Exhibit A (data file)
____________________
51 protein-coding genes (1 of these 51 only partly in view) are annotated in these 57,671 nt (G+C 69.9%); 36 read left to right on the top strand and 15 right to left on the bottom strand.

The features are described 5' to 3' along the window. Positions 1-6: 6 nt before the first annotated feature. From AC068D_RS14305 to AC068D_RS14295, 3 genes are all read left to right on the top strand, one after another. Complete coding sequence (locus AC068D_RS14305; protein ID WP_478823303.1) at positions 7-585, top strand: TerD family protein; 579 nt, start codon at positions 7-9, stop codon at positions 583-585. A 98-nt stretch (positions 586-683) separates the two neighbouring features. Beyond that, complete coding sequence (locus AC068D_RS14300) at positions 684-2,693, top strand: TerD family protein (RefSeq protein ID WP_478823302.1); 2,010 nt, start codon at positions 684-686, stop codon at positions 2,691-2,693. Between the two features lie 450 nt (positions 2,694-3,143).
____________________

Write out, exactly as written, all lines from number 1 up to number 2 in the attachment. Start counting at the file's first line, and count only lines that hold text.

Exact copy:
51 protein-coding genes (1 of these 51 only partly in view) are annotated in these 57,671 nt (G+C 69.9%); 36 read left to right on the top strand and 15 right to left on the bottom strand.

The features are described 5' to 3' along the window. Positions 1-6: 6 nt before the first annotated feature. From AC068D_RS14305 to AC068D_RS14295, 3 genes are all read left to right on the top strand, one after another. Complete coding sequence (locus AC068D_RS14305; protein ID WP_478823303.1) at positions 7-585, top strand: TerD family protein; 579 nt, start codon at positions 7-9, stop codon at positions 583-585. A 98-nt stretch (positions 586-683) separates the two neighbouring features. Beyond that, complete coding sequence (locus AC068D_RS14300) at positions 684-2,693, top strand: TerD family protein (RefSeq protein ID WP_478823302.1); 2,010 nt, start codon at positions 684-686, stop codon at positions 2,691-2,693. Between the two features lie 450 nt (positions 2,694-3,143).